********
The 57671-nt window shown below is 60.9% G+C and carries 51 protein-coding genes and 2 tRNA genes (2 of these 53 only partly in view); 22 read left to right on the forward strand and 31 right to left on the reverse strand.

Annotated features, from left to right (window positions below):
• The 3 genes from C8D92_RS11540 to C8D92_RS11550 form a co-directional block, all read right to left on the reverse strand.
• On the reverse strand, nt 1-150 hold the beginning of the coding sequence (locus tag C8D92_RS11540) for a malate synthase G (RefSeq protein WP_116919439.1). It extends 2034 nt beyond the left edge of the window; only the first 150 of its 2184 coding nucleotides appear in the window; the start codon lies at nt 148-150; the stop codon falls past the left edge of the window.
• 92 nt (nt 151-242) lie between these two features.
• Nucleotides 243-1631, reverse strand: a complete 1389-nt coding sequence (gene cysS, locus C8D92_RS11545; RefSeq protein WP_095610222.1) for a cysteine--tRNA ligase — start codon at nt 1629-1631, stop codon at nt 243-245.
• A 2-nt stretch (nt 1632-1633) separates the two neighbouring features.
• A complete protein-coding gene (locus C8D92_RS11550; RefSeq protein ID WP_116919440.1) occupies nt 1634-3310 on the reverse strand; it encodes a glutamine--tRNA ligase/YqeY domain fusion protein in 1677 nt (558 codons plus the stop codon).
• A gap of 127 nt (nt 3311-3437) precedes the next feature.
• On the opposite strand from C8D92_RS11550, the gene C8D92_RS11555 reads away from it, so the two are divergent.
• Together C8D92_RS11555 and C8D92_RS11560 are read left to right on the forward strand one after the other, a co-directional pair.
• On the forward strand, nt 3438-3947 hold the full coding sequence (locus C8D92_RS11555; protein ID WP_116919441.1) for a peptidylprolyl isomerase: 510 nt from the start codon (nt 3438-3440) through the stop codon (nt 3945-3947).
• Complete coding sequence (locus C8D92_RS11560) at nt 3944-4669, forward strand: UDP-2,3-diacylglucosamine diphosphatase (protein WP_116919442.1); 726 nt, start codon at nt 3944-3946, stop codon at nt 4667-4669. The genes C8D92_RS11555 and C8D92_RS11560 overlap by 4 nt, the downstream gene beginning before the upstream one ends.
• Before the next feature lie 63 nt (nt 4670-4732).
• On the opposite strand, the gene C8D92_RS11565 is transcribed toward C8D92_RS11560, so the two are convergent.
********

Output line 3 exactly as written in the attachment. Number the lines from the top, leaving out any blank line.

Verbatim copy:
• The 3 genes from C8D92_RS11540 to C8D92_RS11550 form a co-directional block, all read right to left on the reverse strand.